Cardiovascular outcomes associated with use of clarithromycin
Dr Chan, Esther Wai Yin (Principal investigator)
Professor Wong Ian Chi Kei (Co-Investigator)
antibiotics, myocardial infarction, Helicobacter Pylori eradication therapy
Block Grant Earmarked for Research (104)
HKU Project Code
Small Project Funding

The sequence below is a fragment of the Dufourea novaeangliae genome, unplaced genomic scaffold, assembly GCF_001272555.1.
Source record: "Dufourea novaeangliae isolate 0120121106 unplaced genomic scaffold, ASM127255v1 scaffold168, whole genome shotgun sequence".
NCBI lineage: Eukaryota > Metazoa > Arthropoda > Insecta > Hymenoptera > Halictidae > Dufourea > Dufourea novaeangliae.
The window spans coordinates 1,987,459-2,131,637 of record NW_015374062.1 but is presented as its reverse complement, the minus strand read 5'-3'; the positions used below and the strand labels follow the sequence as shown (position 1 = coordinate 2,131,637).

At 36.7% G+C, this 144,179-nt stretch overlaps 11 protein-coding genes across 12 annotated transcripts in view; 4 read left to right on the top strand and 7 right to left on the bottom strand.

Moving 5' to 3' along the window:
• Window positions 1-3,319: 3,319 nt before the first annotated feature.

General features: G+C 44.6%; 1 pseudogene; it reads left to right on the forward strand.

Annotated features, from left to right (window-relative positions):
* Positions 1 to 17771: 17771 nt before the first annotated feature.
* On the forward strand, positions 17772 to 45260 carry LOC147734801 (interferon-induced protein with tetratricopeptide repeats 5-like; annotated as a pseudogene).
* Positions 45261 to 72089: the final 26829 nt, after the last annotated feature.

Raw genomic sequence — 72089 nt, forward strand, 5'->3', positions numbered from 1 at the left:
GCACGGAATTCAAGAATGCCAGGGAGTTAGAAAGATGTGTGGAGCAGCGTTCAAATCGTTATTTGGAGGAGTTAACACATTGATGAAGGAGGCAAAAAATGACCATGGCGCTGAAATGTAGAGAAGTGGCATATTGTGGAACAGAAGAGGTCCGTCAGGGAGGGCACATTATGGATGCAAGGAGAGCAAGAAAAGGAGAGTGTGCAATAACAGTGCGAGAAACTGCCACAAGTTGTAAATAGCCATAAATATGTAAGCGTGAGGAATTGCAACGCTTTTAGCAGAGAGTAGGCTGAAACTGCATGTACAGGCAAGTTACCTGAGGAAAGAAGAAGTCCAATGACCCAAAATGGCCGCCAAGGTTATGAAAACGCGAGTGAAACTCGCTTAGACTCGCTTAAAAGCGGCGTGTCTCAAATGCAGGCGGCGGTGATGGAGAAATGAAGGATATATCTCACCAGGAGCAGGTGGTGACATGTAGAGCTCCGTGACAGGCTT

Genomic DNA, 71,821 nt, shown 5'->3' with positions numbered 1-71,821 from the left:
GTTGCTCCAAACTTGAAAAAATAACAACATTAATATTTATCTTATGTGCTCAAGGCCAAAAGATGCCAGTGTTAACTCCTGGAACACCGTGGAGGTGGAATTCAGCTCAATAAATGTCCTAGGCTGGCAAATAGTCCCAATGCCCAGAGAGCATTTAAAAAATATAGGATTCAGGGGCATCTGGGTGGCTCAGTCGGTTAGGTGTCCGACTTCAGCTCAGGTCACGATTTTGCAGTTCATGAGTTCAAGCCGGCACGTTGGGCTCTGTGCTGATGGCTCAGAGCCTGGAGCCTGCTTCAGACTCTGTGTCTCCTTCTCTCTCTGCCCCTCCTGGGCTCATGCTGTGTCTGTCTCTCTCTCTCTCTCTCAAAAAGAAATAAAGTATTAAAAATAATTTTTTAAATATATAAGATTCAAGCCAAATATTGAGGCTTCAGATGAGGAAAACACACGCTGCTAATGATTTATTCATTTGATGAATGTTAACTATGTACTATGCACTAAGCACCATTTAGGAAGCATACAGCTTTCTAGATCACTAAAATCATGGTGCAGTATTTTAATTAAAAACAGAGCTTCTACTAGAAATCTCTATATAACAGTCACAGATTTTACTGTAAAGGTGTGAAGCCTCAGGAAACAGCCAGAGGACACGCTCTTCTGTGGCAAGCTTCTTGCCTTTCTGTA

A recent study conducted by Schembri et al. showed that the use of clarithromycin increased the risk of cardiovascular events in patients with acute exacerbations of chronic obstructive pulmonary disease (COPD) and community-acquired pneumonia compared to other antibiotics users after one year of exposure.2 There was also a significant association between the use of clarithromycin and cardiovascular mortality in patient with COPD versus other antibiotics users. Another recent cohort study also reported an increased risk of cardiac death (adjusted risk ratio: 1.76) associated with use of clarithromycin in Danish adults versus use of penicillin V in follow-up period of 7 days but it did not demonstrate an increased long-term cardiovascular risk.3 Cardiovascular disease is a major public health burden worldwide. According to World Health Organization, there were approximately 17.3 million people died from cardiovascular diseases in 2008. It estimated that more than 23 million people will die from cardiovascular diseases by 2030 globally.4 It was also the second leading cause of deaths in Hong Kong which accounted for 15% of all causes of mortality in 2011.5 Over the years, clarithromycin has been investigated to be the novel therapy for the secondary prevention of coronary artery disease. In order to examine the effects of clarithromycin on cardiovascular diseases, randomized controlled trials (RCTs) were conducted.6-8 Among these, the first RCT showed that clarithromycin treatment duration of three months appeared to reduce the risk of cardiovascular outcomes in 1.5 years.6 However, another RCT showed short-term treatment did not significantly reduce the rate of cardiovascular events compared with placebo among patients undertaking coronary artery bypass graft with follow-up of 2 years.8 On the contrary, a significantly higher risk of cardiovascular mortality was reported over 3 years and also higher all-cause mortality among patients with coronary heart diseases receiving a two week course of clarithromycin once daily versus placebo in 6 years.7 9 A meta-analysis concluded that clarithromycin led to a significantly higher all-cause mortality (hazard ratio: 1.21) in the clarithromycin treated group of patients versus placebo in six-year follow-up.9 A study with cohort and nested case-control design conducted in Italy also reported significantly higher risk of receiving new antiarrhythmic prescriptions (proxy for arrhythmia) among new clarithromycin users when compared with the subjects who did not receive clarithromycin.10 Some case studies also reported the association between clarithromycin and cardiovascular events such as the prolongation of QT interval, torsades de pointes, and arrhythmia.11-15 In summary, recent studies report an increased risk of cardiovascular events among patients taking clarithromycin. However, most of the studies recruited subjects who were at high cardiovascular risk. Given the uncertain nature of any increased cardiovascular risk with clarithromycin, and the surprising finding of a persistent effect well beyond the period of exposure, this proposed study aims to: - Examine the utilisation pattern of clarithromycin in the United Kingdom, following a study conducted in the Hong Kong setting. - Investigate the association between myocardial infarction and the current, recent and past use of the clarithromycin compared with amoxicillin using cohort study design - Investigate the association between all-cause, cardiovascular mortality and non-cardiovascular mortality and the current, recent and past use of the clarithromycin compared with amoxicillin using cohort study design - Investigate the association between incident myocardial infarction and the current, recent and past use of the clarithromycin-containing Helicobacter Pylori eradication regimen using self-controlled case series design References 1. Zuckerman JM. Macrolides and ketolides: azithromycin, clarithromycin, telithromycin. Infect Dis Clin North Am 2004;18(3):621-49. 2. Schembri S, Williamson PA, Short PM, et al. Cardiovascular events after clarithromycin use in lower respiratory tract infections: analysis of two prospective cohort studies. BMJ 2013;346:f1235. 3. Svanstrom H, Pasternak B, Hviid A. Use of clarithromycin and roxithromycin and risk of cardiac death: cohort study. BMJ 2014;349:g4930. 4. World Health Organization. Cardiovascular disease. 2014 [Last accessed on: 14 November 2014]; Available from: http://www.who.int/cardiovascular_diseases/en/. 5. Centre for Health Protection. Heart diseases. 2012 [Last accessed on: 14 November 2014]; Available from: http://www.chp.gov.hk/en/content/9/25/57.html 6. Sinisalo J, Mattila K, Valtonen V, et al. Effect of 3 months of antimicrobial treatment with clarithromycin in acute non-q-wave coronary syndrome. Circulation 2002;105(13):1555-60. 7. Jespersen CM, Als-Nielsen B, Damgaard M, et al. Randomised placebo controlled multicentre trial to assess short term clarithromycin for patients with stable coronary heart disease: CLARICOR trial. BMJ 2006;332(7532):22-7. 8. Berg HF, Maraha B, Scheffer GJ, et al. Treatment with clarithromycin prior to coronary artery bypass graft surgery does not prevent subsequent cardiac events. Clin Infect Dis 2005;40(3):358-65. 9. Gluud C, Als-Nielsen B, Damgaard M, et al. Clarithromycin for 2 weeks for stable coronary heart disease: 6-year follow-up of the CLARICOR randomized trial and updated meta-analysis of antibiotics for coronary heart disease. Cardiology 2008;111(4):280-7. 10. Corrao G, Botteri E, Bagnardi V, et al. Generating signals of drug-adverse effects from prescription databases and application to the risk of arrhythmia associated with antibacterials. Pharmacoepidemiol Drug Saf 2005;14(1):31-40. 11. Kundu S, Williams SR, Nordt SP, et al. Clarithromycin-induced ventricular tachycardia. Ann Emerg Med 1997;30(4):542-4. 12. Lee KL, Jim MH, Tang SC, et al. QT prolongation and Torsades de Pointes associated with clarithromycin. Am J Med 1998;104(4):395-6. 13. Hensey C, Keane D. Clarithromycin induced torsade de pointes. Ir J Med Sci 2008;177(1):67-8. 14. Curtis LH, Ostbye T, Sendersky V, et al. Prescription of QT-prolonging drugs in a cohort of about 5 million outpatients. Am J Med 2003;114(2):135-41. 15. Kamochi H, Nii T, Eguchi K, et al. Clarithromycin associated with torsades de pointes. Jpn Circ J 1999;63(5):421-2.